The rally was spearheaded by The Coalition for a Livable Alexandria, a group founded this year by residents to talk about complex issues. If approved, the zoning plan overhaul would reshape a number of zoning ordinances, including a bonus height amendment that incentivizes developers to add affordable housing to projects in exchange for two additional stories of construction in areas where height limits are 45 feet or more.
Roy Byrd, chair of the coalition, said that the organization wants more affordable housing throughout the city, but is concerned about density. He also said this was not about residents “fighting the power.”
“Residents who have a different viewpoint, residents who have concerns, residents who ask tough questions are not the enemy,” Byrd said. “We just want to make sure we do it in the best way possible and that we work together.”
The city launched its zoning for housing plan last November, and over the summer it went through a community engagement phase. Council is expected to vote on the initiatives in November. A city-led Zoning for Housing/Housing for All panel discussion is scheduled today at 6 p.m. in the Holiday Inn Carlyle (2460 Eisenhower Avenue).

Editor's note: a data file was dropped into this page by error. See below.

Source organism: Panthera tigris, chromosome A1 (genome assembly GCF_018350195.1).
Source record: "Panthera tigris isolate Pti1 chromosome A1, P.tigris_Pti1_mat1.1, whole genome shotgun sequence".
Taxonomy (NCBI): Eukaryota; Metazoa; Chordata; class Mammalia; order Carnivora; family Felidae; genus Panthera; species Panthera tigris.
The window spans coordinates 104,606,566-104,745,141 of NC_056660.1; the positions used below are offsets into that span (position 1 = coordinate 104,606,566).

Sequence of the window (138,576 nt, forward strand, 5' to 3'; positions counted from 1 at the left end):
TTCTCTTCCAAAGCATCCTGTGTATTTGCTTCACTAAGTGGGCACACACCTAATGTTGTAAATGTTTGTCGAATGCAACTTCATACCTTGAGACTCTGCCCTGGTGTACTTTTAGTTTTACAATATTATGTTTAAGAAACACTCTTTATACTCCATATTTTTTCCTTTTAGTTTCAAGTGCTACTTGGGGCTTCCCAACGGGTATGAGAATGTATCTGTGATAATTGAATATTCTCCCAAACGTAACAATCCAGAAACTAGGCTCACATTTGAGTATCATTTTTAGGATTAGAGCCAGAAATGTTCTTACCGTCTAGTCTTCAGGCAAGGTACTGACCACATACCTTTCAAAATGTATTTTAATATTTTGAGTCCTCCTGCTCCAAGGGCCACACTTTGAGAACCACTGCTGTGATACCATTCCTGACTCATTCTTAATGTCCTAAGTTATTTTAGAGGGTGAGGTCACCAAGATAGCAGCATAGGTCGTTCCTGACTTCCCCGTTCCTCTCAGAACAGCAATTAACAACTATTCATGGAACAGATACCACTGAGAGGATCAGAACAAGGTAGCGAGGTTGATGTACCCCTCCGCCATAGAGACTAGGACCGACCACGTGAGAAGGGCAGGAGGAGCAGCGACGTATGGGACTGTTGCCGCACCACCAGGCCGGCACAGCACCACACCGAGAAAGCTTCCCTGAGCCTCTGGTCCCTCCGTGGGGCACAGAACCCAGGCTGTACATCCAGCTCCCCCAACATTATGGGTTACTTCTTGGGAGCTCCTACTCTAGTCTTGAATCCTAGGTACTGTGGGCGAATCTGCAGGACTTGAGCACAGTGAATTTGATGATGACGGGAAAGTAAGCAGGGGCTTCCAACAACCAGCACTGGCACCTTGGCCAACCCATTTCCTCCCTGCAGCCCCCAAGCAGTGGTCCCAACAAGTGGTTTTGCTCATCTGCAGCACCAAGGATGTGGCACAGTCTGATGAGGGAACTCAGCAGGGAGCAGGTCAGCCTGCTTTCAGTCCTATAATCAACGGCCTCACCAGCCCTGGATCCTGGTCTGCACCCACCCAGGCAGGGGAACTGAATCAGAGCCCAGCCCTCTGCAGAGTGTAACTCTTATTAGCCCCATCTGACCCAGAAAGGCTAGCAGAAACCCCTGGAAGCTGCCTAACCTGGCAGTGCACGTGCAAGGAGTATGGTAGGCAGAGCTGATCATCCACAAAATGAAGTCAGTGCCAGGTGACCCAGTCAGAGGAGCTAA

Mayor Justin Wilson says that the proposed policies will desegregate Alexandria, which passed a number of zoning ordinances in the 20th century that divided the city by race. He’s also recently posted repeatedly on social media photos of multi-family properties built around Alexandria, some of which could not be built today under current zoning regulations.
Will Shen, the coalition’s treasurer, said that the city intends to bring in tens of thousands of new residents through its zoning plan, and that the quality of life in Alexandria is about to change.
“With so many people using our already inadequate infrastructure, nearly everything in Alexandria will cost more and take longer,” he said. “But that assumes you’ll still be living in Alexandria in a couple years… which may not be the case.”